In order to remedy these legal lacunas, Atapattu considers how emerging and existing conceptual frameworks might enable more comprehensive and just legal responses. She suggests that the principles of dignity and of the universality and indivisibility of human rights could provide important frameworks to protect the rights of displaced peoples, or indeed all those who are disproportionately affected or especially vulnerable to climate change, since they emphasize the rights of ‘all people/s no matter who they are or where they come from’, regardless of whether they are within their country of nationality or have been forced to enter another country. Drawing on different conceptualizations of environmental justice and environmental racism, Atapattu shows how these frames can help make visible the injustice inherent in the disproportionate vulnerability to climate displacement of racialized and poor communities. Such frames, she shows, can ‘offer a lively, wide-ranging set of approaches to a justice-based response to climate change, and in particular to the disparities in its creation and implications for vulnerable communities’. Moreover, Atapattu suggests that coupling different conceptualizations of climate justice with principles that speak to differentiated obligations – such as the common but differentiated responsibilities and the polluter pays principles – could provide the basis for a comprehensive set of guidelines for informing state responses to climate displacement. Despite the dire predictions about the scale of climate displacement, she ends on an optimistic note, hopeful that ‘[b]y planning ahead, we will be able to address the unacceptable protection gap relating to climate refugees and to minimize human suffering before we are faced with an unprecedented global humanitarian catastrophe’.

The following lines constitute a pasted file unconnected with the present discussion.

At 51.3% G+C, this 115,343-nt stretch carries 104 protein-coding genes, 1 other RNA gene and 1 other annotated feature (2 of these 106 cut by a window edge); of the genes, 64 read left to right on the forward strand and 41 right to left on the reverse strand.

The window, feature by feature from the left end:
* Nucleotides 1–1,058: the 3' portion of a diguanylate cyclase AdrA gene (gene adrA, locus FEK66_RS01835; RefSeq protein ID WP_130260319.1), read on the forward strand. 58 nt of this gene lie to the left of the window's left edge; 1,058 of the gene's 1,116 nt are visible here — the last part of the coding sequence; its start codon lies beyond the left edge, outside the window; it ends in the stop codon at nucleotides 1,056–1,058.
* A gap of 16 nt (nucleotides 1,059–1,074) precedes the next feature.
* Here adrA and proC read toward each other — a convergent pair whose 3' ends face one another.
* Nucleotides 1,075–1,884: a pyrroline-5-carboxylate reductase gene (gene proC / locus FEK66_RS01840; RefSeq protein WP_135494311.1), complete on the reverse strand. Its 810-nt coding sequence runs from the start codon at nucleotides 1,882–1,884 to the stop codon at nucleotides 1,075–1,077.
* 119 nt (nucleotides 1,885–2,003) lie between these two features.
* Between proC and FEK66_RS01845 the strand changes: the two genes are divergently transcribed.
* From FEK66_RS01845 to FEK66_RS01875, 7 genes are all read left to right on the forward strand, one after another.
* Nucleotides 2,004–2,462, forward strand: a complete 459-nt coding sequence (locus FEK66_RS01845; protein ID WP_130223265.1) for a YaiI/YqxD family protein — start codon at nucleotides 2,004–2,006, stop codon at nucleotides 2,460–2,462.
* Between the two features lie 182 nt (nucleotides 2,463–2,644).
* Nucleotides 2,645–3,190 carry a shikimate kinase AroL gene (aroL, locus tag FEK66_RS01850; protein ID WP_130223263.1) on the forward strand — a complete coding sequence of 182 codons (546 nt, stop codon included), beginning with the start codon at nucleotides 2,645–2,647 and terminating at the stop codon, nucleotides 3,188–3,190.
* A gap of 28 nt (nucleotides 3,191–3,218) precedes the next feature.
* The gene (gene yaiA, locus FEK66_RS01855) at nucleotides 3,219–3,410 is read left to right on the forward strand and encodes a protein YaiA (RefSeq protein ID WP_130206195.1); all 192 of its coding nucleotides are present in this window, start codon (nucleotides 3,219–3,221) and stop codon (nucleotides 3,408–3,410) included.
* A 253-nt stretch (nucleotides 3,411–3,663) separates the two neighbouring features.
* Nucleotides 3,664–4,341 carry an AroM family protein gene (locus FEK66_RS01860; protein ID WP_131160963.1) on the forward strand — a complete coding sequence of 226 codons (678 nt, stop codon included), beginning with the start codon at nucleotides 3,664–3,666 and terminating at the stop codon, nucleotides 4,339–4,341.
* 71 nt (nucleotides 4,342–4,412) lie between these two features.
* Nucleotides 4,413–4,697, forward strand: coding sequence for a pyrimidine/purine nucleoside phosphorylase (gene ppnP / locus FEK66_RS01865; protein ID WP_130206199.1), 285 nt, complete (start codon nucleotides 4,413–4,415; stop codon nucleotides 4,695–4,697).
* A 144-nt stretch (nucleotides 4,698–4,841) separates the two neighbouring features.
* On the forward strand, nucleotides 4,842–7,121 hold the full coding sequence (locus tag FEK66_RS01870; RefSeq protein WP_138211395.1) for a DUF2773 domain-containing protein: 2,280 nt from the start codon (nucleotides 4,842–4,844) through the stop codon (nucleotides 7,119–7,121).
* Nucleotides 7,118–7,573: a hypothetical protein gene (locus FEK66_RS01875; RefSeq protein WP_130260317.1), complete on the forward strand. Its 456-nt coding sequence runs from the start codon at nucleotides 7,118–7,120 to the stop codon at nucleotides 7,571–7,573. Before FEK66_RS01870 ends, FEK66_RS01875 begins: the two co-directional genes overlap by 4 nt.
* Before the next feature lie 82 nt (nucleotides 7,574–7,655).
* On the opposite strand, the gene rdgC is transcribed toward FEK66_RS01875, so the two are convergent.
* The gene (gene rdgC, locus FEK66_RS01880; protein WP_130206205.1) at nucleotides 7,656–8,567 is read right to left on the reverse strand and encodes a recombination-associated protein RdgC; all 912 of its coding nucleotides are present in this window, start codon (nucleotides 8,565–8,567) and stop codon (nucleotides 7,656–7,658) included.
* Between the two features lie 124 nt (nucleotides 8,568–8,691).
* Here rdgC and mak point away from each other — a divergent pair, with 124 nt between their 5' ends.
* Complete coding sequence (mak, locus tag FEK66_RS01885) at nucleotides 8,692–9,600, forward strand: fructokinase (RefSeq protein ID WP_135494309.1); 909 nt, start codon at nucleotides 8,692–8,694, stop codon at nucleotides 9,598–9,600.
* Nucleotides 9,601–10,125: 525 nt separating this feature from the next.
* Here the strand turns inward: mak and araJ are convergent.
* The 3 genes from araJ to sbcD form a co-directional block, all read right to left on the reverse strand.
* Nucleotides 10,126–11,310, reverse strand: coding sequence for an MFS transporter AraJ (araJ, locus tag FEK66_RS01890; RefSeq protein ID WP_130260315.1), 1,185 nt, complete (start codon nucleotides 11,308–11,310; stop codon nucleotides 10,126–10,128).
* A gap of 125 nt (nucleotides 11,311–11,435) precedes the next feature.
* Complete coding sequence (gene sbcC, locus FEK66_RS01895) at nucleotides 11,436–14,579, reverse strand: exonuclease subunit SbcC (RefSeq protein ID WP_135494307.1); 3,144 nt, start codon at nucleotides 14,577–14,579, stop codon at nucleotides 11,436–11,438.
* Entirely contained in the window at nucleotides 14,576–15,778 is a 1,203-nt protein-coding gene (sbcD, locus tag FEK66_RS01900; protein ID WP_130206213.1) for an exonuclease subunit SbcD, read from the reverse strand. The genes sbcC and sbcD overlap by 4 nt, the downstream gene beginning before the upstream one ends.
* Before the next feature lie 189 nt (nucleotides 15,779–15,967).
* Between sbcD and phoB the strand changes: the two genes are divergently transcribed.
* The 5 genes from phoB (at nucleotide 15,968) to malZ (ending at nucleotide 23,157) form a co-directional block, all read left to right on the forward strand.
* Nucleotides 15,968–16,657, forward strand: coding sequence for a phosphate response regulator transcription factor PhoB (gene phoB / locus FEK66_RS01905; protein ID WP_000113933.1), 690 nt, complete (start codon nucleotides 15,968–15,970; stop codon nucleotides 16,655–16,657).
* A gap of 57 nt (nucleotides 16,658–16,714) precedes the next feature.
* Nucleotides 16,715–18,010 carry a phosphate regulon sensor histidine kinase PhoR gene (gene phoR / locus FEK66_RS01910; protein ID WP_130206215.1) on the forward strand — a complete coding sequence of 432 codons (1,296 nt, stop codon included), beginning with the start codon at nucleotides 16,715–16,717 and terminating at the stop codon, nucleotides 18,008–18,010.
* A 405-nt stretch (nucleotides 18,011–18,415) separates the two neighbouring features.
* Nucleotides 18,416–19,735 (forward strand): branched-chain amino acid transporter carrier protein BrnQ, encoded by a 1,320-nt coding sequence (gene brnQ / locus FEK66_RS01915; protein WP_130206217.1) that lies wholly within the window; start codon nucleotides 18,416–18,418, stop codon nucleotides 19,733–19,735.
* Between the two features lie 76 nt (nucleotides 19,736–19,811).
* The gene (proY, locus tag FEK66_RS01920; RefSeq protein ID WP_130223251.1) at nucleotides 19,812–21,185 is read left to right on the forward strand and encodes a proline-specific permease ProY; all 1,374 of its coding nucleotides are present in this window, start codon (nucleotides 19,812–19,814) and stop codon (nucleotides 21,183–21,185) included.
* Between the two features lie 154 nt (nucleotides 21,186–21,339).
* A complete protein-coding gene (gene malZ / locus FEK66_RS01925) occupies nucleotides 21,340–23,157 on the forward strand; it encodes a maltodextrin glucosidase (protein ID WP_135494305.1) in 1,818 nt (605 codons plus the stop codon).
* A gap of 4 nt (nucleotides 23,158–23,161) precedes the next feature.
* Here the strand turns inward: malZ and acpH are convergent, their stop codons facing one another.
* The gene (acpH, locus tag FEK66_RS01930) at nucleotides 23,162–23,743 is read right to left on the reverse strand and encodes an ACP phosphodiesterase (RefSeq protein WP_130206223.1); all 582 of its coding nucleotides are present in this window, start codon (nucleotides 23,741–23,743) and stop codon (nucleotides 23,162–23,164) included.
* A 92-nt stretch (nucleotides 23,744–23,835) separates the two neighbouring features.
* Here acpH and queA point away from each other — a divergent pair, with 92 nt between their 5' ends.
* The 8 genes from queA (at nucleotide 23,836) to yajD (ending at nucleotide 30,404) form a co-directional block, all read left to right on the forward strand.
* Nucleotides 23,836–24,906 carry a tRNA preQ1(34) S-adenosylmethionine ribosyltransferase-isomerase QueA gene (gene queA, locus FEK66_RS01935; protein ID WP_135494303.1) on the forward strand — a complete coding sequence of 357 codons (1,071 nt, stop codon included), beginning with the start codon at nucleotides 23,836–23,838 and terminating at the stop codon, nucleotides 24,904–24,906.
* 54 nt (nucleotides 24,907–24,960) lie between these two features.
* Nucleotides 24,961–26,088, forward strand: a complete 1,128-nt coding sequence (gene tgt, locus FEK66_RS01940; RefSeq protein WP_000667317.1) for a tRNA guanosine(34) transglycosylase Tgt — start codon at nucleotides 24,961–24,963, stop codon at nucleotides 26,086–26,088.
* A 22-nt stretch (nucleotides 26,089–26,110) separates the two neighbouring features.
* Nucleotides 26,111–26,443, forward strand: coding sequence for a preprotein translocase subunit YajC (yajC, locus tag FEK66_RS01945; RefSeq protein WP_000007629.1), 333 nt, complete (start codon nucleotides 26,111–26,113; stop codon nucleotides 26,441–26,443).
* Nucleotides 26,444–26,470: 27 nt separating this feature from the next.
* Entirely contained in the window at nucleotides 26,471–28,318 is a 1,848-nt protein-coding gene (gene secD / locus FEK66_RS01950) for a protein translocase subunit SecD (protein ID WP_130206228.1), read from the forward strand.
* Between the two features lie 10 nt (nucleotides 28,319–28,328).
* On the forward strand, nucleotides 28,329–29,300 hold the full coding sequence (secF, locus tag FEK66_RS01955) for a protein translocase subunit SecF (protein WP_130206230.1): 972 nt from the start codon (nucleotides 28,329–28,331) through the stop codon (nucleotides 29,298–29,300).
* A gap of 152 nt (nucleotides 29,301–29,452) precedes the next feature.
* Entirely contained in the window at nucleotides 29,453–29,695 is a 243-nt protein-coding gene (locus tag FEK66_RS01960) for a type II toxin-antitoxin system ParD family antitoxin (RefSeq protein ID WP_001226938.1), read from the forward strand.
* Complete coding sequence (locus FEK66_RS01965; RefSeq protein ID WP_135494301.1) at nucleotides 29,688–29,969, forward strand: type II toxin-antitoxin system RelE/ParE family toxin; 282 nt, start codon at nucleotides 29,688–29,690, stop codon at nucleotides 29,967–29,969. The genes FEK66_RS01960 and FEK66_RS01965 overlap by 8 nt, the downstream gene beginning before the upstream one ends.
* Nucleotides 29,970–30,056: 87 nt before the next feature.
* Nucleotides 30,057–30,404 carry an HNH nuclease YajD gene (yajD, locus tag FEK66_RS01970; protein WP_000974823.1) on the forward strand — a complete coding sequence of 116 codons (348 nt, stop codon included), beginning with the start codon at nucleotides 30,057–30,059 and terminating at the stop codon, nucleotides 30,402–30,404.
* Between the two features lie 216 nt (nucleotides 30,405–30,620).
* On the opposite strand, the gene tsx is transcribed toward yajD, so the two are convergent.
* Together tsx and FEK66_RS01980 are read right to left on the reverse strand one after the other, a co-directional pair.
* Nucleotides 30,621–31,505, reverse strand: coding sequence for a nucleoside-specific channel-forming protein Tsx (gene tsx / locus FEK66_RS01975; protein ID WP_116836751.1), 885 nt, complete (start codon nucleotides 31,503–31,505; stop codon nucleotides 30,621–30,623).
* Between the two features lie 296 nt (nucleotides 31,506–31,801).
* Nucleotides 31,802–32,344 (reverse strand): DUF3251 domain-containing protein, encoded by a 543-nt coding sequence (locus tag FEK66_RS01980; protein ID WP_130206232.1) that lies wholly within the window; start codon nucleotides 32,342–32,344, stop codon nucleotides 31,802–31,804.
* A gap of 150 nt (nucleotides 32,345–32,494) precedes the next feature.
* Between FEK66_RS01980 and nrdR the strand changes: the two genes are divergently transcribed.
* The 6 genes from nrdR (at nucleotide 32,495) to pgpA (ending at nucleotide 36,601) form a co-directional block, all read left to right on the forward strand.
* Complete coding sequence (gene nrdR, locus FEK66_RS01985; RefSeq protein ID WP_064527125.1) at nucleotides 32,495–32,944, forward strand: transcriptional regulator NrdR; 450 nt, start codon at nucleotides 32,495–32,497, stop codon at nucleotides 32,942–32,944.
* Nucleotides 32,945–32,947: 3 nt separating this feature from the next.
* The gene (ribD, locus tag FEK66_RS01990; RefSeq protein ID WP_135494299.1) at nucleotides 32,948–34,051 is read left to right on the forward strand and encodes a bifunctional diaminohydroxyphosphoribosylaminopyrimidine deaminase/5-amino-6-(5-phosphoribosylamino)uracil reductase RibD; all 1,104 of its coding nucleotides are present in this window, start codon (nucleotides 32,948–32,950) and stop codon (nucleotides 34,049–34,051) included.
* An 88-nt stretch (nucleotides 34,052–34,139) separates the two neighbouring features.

Finally, in ‘The swarm that we already are: artificially intelligent (AI) swarming “insect drones”, targeting and international humanitarian law in a posthuman ecology’, Matilda Arvidsson conducts an analysis of insect swarming technologies in military technology. Arvidsson specifically draws on critical environmental law (CEL), to draw lessons for the theorization of international humanitarian law (IHL). Arvidsson notes that while legal scholarship has extensively attended to drones, autonomous weapons systems and artificial intelligence, developments based on insect swarming technologies have been somewhat overlooked. To respond to this gap, Arvidsson, drawing partly on critical environmental legal scholarship, takes up Deleuze and Guattari's figurations of ‘the swarm’ and the ‘war machine’ to address the posthuman dilemmas now facing international humanitarian law. Arvidsson, like CEL scholars, argues that the human needs to be folded into a rich posthuman/‘itarian’ legal ordering of becoming. A posthumanist, or promisingly materialist, turn in IHL scholarship is as fundamental a need as the more complex forms of eco-just de-centring of the human in environmental law and human rights for the Anthropocene. Tracing a central tension, in which far from ‘dispersing the human from its central position in the “targeting loop”, the increased interest in insects for commercial and warfare purposes is an intensification of transhumanist desires and an acceleration of late capitalism’, Arvidsson calls, ultimately, for a new framing – based in a new onto-epistemic commitment to ‘becoming swarm’: embracing a minoritarian, critical position in the search for new forms of justice beyond binary structures in which ‘man’ emerges as the Promethean centre. This is a move, as Arvidsson suggests, drawing on Braidotti, that confronts questions about a ‘simultaneity of being in the world together [that] defines the ethics of interaction with both human and non-human others’ 8 – framing questions of life and death for life beyond ‘humanity’ as such.